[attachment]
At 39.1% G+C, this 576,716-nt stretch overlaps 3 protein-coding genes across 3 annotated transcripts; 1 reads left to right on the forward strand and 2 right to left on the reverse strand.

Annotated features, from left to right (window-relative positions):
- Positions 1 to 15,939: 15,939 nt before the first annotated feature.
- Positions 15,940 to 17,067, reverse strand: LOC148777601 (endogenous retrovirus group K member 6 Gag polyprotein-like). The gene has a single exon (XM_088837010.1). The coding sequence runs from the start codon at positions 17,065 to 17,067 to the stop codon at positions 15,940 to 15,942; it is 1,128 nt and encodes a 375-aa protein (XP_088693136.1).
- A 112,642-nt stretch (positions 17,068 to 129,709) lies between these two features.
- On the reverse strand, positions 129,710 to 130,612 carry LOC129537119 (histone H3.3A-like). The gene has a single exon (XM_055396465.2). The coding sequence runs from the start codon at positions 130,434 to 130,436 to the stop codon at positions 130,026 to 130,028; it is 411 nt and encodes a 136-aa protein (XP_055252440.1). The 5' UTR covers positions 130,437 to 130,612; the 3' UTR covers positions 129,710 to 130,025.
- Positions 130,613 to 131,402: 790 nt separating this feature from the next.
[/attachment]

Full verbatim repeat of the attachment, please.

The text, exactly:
At 39.1% G+C, this 576,716-nt stretch overlaps 3 protein-coding genes across 3 annotated transcripts; 1 reads left to right on the forward strand and 2 right to left on the reverse strand.

Annotated features, from left to right (window-relative positions):
- Positions 1 to 15,939: 15,939 nt before the first annotated feature.
- Positions 15,940 to 17,067, reverse strand: LOC148777601 (endogenous retrovirus group K member 6 Gag polyprotein-like). The gene has a single exon (XM_088837010.1). The coding sequence runs from the start codon at positions 17,065 to 17,067 to the stop codon at positions 15,940 to 15,942; it is 1,128 nt and encodes a 375-aa protein (XP_088693136.1).
- A 112,642-nt stretch (positions 17,068 to 129,709) lies between these two features.
- On the reverse strand, positions 129,710 to 130,612 carry LOC129537119 (histone H3.3A-like). The gene has a single exon (XM_055396465.2). The coding sequence runs from the start codon at positions 130,434 to 130,436 to the stop codon at positions 130,026 to 130,028; it is 411 nt and encodes a 136-aa protein (XP_055252440.1). The 5' UTR covers positions 130,437 to 130,612; the 3' UTR covers positions 129,710 to 130,025.
- Positions 130,613 to 131,402: 790 nt separating this feature from the next.